Map of the U.S. National Park System with Unified Regions. Published by the National Park Service (NPS).

Map of the U.S. National Heritage Areas. Published by the National Park Service (NPS).National Park System - National Heritage Areas

Map of the U.S. National Heritage Areas. Published by the National Park Service (NPS).

Map of 21 Road to 27 1/4 Road of the North Desert Extensive Recreation Management Area (ERMA) north of Fruita in the Grand Junction Field Office (FO) area in Colorado. Published by the Bureau of Land Management (BLM).North Desert - 21 Road to 27 1/4 Road

Map of 21 Road to 27 1/4 Road of the North Desert Extensive Recreation Management Area (ERMA) north of Fruita in the Grand Junction Field Office (FO) area in Colorado. Published by the Bureau of Land Management (BLM).

Overview Map of North Desert Extensive Recreation Management Area (ERMA) north of Fruita in the Grand Junction Field Office (FO) area in Colorado. Published by the Bureau of Land Management (BLM).North Desert - Overview Map

Overview Map of North Desert Extensive Recreation Management Area (ERMA) north of Fruita in the Grand Junction Field Office (FO) area in Colorado. Published by the Bureau of Land Management (BLM).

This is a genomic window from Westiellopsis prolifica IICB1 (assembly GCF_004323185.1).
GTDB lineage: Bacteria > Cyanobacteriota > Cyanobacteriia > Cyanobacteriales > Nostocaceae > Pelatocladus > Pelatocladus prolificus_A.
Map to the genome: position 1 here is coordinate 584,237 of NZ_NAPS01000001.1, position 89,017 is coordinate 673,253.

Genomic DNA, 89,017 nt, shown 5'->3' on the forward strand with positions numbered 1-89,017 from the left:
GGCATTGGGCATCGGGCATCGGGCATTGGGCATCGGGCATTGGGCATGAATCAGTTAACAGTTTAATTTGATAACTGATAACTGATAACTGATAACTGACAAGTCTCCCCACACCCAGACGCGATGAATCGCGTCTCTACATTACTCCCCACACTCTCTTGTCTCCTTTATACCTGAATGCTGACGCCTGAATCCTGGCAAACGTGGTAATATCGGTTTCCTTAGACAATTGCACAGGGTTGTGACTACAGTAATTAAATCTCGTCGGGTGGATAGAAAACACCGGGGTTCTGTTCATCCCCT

https://www.nps.gov/colm/index.htm https://en.wikipedia.org/wiki/Colorado_National_Monument Colorado National Monument (locally referred to as The Monument) is near the city of Grand Junction, Colorado. Sheer-walled canyons cut deep into sandstone and granite–gneiss–schist rock formations. This is an area of desert land high on the Colorado Plateau, with pinion and juniper forests on the plateau. The park hosts a wide range of wildlife, including red-tailed hawks, golden eagles, ravens, jays, desert bighorn sheep, and coyotes. Activities include hiking, horseback riding, road bicycling, and scenic drives; a visitor center on the west side contains a natural history museum and gift shop. There are scenic views from trails, Rim Rock Drive, which winds along the plateau, and the campground. Nearby are the Book Cliffs and the largest flat-topped mountain in the world, the Grand Mesa. The monument's feature attraction is Monument Canyon, which runs the width of the park and includes rock formations such as Independence Monument, the Kissing Couple, and Coke Ovens. Colorado National Monument preserves one of the grand landscapes of the American West. But this treasure is much more than a monument. Towering monoliths exist within a vast plateau and canyon panorama. You can experience sheer-walled, red rock canyons along the twists and turns of Rim Rock Drive, where you may spy bighorn sheep and soaring eagles. Driving Westbound on Highway I-70 towards Grand Junction, Exit 31 (Horizon Drive). Follow signs through Grand Junction to the east entrance. The visitor center and campground are 19 miles from the east entrance. Eastbound on Highway I-70 take Exit 19 (Fruita). Turn south on Highway 340 to the west entrance, which is approximately three miles from Fruita. The visitor center and campground are four miles up from the west entrance. Saddlehorn Visitor Center For first hand information, maps, and brochures, the visitor center is a good place to start your adventure. It is located four miles from the Fruita Entrance and near Saddlehorn Campground. It is open every day except Thanksgiving Day, Christmas Day and New Years Day. The visitor center includes educational exhibits, an information desk staffed with knowledgeable rangers and volunteers, an eighteen minute long movie, and a bookstore operated by Colorado National Monument Association. Westbound on Highway I-70 towards Grand Junction, Exit 31 (Horizon Drive). Follow signs through Grand Junction to the east entrance. The visitor center and campground are 19 miles from the east entrance. Eastbound on Highway I-70 take Exit 19 (Fruita). Turn south on Highway 340 to the west entrance, which is approximately three miles from Fruita. The visitor center and campground are four miles up from the west entrance. Saddlehorn Campground Saddlehorn Campground is 4 miles from the west (Fruita) entrance. It is located in an area of pinyon pine and Utah juniper trees, and is within walking distance to the visitor center. Sites cost $22 a night. Loop A is open year round. Reservations can be made for A and B loops from mid-March through October on recreation.gov. There are flush toilets, but no hookups or dump station. Each site has a picnic table and charcoal grill, no wood fires allowed. RV length limit is 40 feet. Saddlehorn Campground Fee 22.00 Fee is per night. Maximum of 14 nights. Loops A and B - Seven (7) person per site limit, three (3) tents per site, and two (2) vehicles per site. Loop C - Seven (7) person per site limit, 1 vehicle, no trailers or large RVs Campsite at Saddlehorn Campground Picnic table nestled among the trees with a view of canyon beyond. A quiet campsite at Saddlehorn Campground. Camping at Colorado National Monument View through the trees of green tent pitched in campground. Tent camping at Saddlehorn Campground Winter Camping at Saddlehorn Campground Two people wearing jackets and hats near tent with snow behind tent Winter Camping at Saddlehorn Campground Independence Monument View of Independence Monument with Grand Valley in background. Taken from Rim Rock Rock Drive. View of Independence Monument with Grand Valley in background. Taken from Rim Rock Rock Drive. Monument Canyon Monument Canyon with red rock walls and a valley with rolling landscape covered with pinyon trees Monument Canyon Colorado National Monument Visitor Center Visitor Center with American Flag Colorado National Monument Visitor Center Rim Rock Drive Looking down from canyon rim at a portion of the historic Rim Rock Drive Rim Rock Drive was built in the 1930s by the Civilian Conservation Corps (CCC). Balanced Rock Rock spire with large boulder balancing on top. Balanced Rock NPS Geodiversity Atlas—Colorado National Monument, Colorado Each park-specific page in the NPS Geodiversity Atlas provides basic information on the significant geologic features and processes occurring in the park. Links to products from Baseline Geologic and Soil Resources Inventories provide access to maps and reports. [Site Under Development] rock bluff with slope below 2010 Freeman Tilden Award Recipients Seven rangers were awarded with a national or regional 2010 Freeman Tilden Award for excellence in interpretation. Learn more about their exciting and innovative projects. Portrait of John Kirkpatrick Landbird Monitoring in Northern Colorado Plateau Network Parks, 2018 Because birds can be sensitive to habitat change, they are good indicators of ecosystem integrity. The Northern Colorado Plateau Network partners with the University of Delaware to assess breeding-bird species trends in three different habitats: low-elevation riparian, pinyon-juniper, and sage shrubland. Find out which species were increasing and declining at network parks as of 2018. Small, bright-orange bird with yellowish underfeathers. About The Southern Paiute “Paa” ute means water ute, and explains the Southern Paiute preference for living near water sources. The Spanish explorer Escalante kept detailed journals of his travels in the Southwest and made notes concerning Southern Paiute horticulture, writing in 1776, that there were “well dug irrigation ditches” being used to water small fields of corn, pumpkins, squash, and sunflowers. Southern Paiute boy by wickiup shelter. What We’re Learning and Why it Matters: Long-Term Monitoring on the Northern Colorado Plateau Knowing which key natural resources are found in the national parks, and whether they're stable or changing, helps decisionmakers make sound choices. The Northern Colorado Plateau Network is building that knowledge. After more than ten years of monitoring, we've learned a lot about park ecosystems, how they're changing, and what they may look like in the days to come. Find out what we’ve learned and how it’s being used to help managers plan for the future. Man stands in a stream, looking down at a handheld gauge. Landbird Population Trends in the Northern Colorado Plateau Network, 2019 Because birds can be sensitive to habitat change, they are good indicators of ecosystem integrity. The Northern Colorado Plateau Network partners with the University of Delaware to assess breeding-bird species trends in three different habitats: low-elevation riparian, pinyon-juniper, and sage shrubland. Find out which species were increasing and declining at network parks as of 2019. Bald eagle Invasive Exotic Plant Monitoring at Colorado National Monument, 2017 Invasive exotic plants are one of the most significant threats to natural resources in the national parks today. To provide early warning of weed invasions, the Northern Colorado Plateau Network monitors target plants in park areas where they are likely to first establish: along roads, trails, and waterways. Find out what we learned at Colorado National Monument in 2017. Topo map with many colored dots representing location and size of invasive exotic plant patches Series: Geologic Time Periods in the Mesozoic Era The Mesozoic Era (251.9 to 66 million years ago) was the "Age of Reptiles." During the Mesozoic, Pangaea began separating into the modern continents, and the modern Rocky Mountains rose. Dinosaurs, crocodiles, and pterosaurs ruled the land and air. As climate changed and rapid plate tectonics resulted in shallow ocean basins, sea levels rose world-wide and seas expanded across the center of North America. fossil dinosaur skull in rock face Series: National Park Service Geodiversity Atlas The servicewide Geodiversity Atlas provides information on <a href="https://www.nps.gov/subjects/geology/geoheritage-conservation.htm">geoheritage</a> and <a href="https://www.nps.gov/subjects/geology/geodiversity.htm">geodiversity</a> resources and values all across the National Park System to support science-based management and education. The <a href="https://www.nps.gov/orgs/1088/index.htm">NPS Geologic Resources Division</a> and many parks work with National and International <a href="https://www.nps.gov/subjects/geology/park-geology.htm">geoconservation</a> communities to ensure that NPS abiotic resources are managed using the highest standards and best practices available. park scene mountains Connecting Fire History and Fire Management at Colorado National Monument Colorado National Monument supports a persistent pinyon-juniper (PJ) woodland that has not been disturbed by large, stand-replacing fires since modern fire recordkeeping began. Due to their long fire-free intervals, these persistent woodlands offer a rare look at how long-term influences, such as climatic variability or disturbances other than fire, can influence woodland structure and development. Topo map showing green dots and brown gradient representing areas of different tree age. Triassic Period—251.9 to 201.3 MYA The brightly colored Triassic rocks of Petrified Forest National Park yield not only the petrified trees but many other plant and animal fossils. fossil footprint on stone Landbird Population Trends in the Northern Colorado Plateau Network, 2020 Because birds can be sensitive to habitat change, they are good indicators of ecosystem integrity. The Northern Colorado Plateau Network partners with the University of Delaware to assess breeding-bird species trends in three different habitats: low-elevation riparian, pinyon-juniper, and sage shrubland. Find out which species were increasing and declining at network parks as of 2020. Small beige bird with black beak and feet, brown back. Birds and Observing Them Birds are found just about everywhere. Even when you can’t see them, you can often hear them. Bird diversity changes depending on location and season. Birds can be enjoyed in so many different ways: watching their activity, listening to their songs, noting their plumage, or capturing their likeness through art. Use this guide to learn more about birds and birding. A flock of American avocets swim on a lake. Monitoring From Space: Using Satellite Imagery to Measure Landscape Conditions on the Ground Scientists from the Northern Colorado Plateau Network travel thousands of miles each year to collect data on plants, soils, and water across network parks. But it would be impossible to cover every square inch of the Northern Colorado Plateau with boots on the ground. Instead, we simultaneously monitor the parks with boots in space—satellite data that provide information at a much broader scale. Satellite and Earth in space Top 10 Tips for Visiting Colorado National Monument Colorado National Monument rangers share their top 10 insider tips to help you #PlanLikeAParkRanger. Three hikers travel on rocky path. Invasive Exotic Plant Monitoring at Colorado National Monument Invasive exotic plants are one of the most significant threats to natural resources in the national parks today. To provide early warning of weed invasions, the Northern Colorado Plateau Network monitors target plants in park areas where they are likely to first establish: along roads, trails, and waterways. Find out what we've learned at Colorado National Monument. Topo map with many colored dots representing location and size of invasive exotic plant patches Localized Drought Impacts on Northern Colorado Plateau Landbirds Birds of the desert southwest, a climate-change hotspot, are among the most vulnerable groups in the US. To help park managers plan for those changes, scientists evaluated the influence of water deficit on landbird communities at 11 national parks in Utah and Colorado. The results will help land managers to focus conservation efforts on places where certain species are most vulnerable to projected climate changes. A man wearing a clipboard looks through binoculars at dawn in field of sagebrush Changing Patterns of Water Availability May Change Vegetation Composition in US National Parks Across the US, changes in water availability are altering which plants grow where. These changes are evident at a broad scale. But not all areas experience the same climate in the same way, even within the boundaries of a single national park. A new dataset gives park managers a valuable tool for understanding why vegetation has changed and how it might change in the future under different climate-change scenarios. Green, orange, and dead grey junipers in red soil, mountains in background Judith Córdova Judith Córdova experienced discrimination as a child in her Denver-area neighborhood. As an adult, she continued to fight against it in her job as an equal opportunity employment specialist for the National Park Service (NPS). Eventually she rose through the ranks herself, becoming the first Latina superintendent in 1993. Judith Cordova in an NPS baseball cap looks into the camera.